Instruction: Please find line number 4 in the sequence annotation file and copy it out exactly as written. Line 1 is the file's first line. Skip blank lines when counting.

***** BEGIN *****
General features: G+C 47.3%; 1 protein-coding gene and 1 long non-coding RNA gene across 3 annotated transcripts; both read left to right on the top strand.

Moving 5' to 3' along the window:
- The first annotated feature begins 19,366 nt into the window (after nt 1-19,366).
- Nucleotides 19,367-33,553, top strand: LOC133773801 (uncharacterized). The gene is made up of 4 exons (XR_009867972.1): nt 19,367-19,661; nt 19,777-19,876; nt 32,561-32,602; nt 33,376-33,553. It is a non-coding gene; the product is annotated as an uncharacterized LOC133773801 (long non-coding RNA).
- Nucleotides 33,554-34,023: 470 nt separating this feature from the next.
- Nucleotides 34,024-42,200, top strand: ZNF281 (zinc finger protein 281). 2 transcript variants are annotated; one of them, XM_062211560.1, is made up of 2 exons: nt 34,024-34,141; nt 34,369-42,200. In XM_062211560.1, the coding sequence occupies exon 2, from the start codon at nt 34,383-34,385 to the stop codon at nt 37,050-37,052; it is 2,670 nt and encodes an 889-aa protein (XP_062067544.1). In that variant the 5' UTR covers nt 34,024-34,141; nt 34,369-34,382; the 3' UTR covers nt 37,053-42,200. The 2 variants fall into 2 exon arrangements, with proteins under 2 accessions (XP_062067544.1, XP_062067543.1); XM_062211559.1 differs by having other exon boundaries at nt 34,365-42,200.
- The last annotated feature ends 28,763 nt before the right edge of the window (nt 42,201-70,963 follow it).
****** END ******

- Nucleotides 19,367-33,553, top strand: LOC133773801 (uncharacterized). The gene is made up of 4 exons (XR_009867972.1): nt 19,367-19,661; nt 19,777-19,876; nt 32,561-32,602; nt 33,376-33,553. It is a non-coding gene; the product is annotated as an uncharacterized LOC133773801 (long non-coding RNA).